Schools around the country are beginning to change the way children view nutrition and healthy eating.
A curriculum developed by the Johns Hopkins University Center for a Livable Future shows students the importance of eating healthy and how to make healthy choices for themselves. reports Alexandra Pannoni for US News.
Laurie Collins, the district instructional facilitator for the program, had this to say:
"The curriculum is designed to help students understand the food system, basically from farm to fork, but on a global perspective with the idea that you teach students about how food systems work and let them make their own decisions," she says.
Teachers across the country are using this curriculum to help create new courses.
Julie Olsen-Smith, a family and consumer sciences teacher in Louisville, Colorado, created a new course for students to learn about nutrition and cooking.
"It used to be just, you know, âSuzy Homemaker, let's go make cookies.' And that's fine and great, but what is that really teaching our students as a life skill?"
Students in her course will spend the first part of each week studying topics about nutrition, such as the farm-to-table movement. They will then complete the week by trying their hand at preparing healthy meals. Similar courses are taught at schools in Maryland.
A fitness and nutrition course is offered in Illinois bringing together physical education and healthy eating. Part of the class is spent in the gym, with the other part focusing on nutrition in a classroom setting.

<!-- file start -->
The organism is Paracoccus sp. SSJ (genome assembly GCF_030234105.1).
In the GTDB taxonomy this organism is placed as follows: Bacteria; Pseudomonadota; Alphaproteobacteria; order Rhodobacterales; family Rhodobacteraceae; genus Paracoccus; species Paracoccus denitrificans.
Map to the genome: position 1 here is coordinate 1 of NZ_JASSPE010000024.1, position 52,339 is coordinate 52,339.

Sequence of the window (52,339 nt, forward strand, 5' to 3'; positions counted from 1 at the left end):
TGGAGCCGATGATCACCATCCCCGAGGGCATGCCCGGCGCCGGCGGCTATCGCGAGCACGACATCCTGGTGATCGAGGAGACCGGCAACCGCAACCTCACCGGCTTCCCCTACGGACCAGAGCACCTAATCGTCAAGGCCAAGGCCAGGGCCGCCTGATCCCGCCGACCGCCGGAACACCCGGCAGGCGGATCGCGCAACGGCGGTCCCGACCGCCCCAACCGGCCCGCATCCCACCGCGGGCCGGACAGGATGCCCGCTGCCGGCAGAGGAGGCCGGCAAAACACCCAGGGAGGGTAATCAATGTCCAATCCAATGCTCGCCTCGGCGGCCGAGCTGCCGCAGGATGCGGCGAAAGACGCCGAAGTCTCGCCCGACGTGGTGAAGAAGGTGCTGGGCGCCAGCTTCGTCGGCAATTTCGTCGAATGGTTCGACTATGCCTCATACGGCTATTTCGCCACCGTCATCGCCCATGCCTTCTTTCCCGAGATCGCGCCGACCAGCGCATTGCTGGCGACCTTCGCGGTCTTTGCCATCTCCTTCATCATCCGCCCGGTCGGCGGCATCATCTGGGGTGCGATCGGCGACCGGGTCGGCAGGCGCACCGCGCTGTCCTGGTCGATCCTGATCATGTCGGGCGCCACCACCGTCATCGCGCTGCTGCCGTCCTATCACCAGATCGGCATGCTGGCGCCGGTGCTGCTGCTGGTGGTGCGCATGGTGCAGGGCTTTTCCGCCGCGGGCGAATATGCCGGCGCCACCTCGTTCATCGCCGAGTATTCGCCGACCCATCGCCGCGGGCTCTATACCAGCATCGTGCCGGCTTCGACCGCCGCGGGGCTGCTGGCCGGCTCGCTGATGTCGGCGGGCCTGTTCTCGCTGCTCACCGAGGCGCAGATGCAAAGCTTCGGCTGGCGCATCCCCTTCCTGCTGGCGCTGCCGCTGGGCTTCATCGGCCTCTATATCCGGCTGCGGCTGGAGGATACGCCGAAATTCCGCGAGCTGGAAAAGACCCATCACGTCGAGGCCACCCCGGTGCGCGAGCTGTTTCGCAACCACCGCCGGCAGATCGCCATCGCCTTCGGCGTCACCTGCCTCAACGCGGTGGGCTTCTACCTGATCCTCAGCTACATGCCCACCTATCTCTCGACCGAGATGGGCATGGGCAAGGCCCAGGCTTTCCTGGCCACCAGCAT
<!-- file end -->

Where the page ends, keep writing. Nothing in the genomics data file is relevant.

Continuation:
Alice Waters, owner of Chez Panisse, a restaurant known for its use of locally-sourced, organic foods, created the Edible Schoolyard at Martin Luther King Jr. Middle School in Berkeley, California 17 years ago. With the help of teachers, she created an organic garden on the school's grounds as well as a kitchen classroom. Students help to grow, harvest, and prepare the foods from the garden.
This program developed into her School Lunch Initiative, which focuses on bringing healthy lunches to schoolchildren. Fedele Bauccio of The Huffington Post reports that 80% of the food products sold in the United States have added sugar, and that Americans are eating 78 pounds of sugar per person, per year. This statistic gives many experts reason to believe that processed foods are leading to early-onset juvenile diabetes, among other health problems.
Waters' initiative took out almost all processed foods from schools taking part in the program, and replaced them with healthy, organic alternatives, all while staying with the school's budget.
Right there, in the middle of every school day, lies time and energy already devoted to the feeding of children. We have the power to turn that daily school lunch from an afterthought into a joyous education, a way of caring for our health, our environment, and our community. – Alice Waters, Edible Schoolyard: A Universal Idea
First Lady Michelle Obama has also spoken out about healthy eating in schools, saying that schools need help making healthy food a choice children want to make, writes Charlie Spiering for Breitbart News Network.
"What we need to do is lend a hand to the schools that are struggling, not roll back the standards and say, âOh, well. The kids don't like it so let them eat cake,'" she insisted. "We can't afford to do that."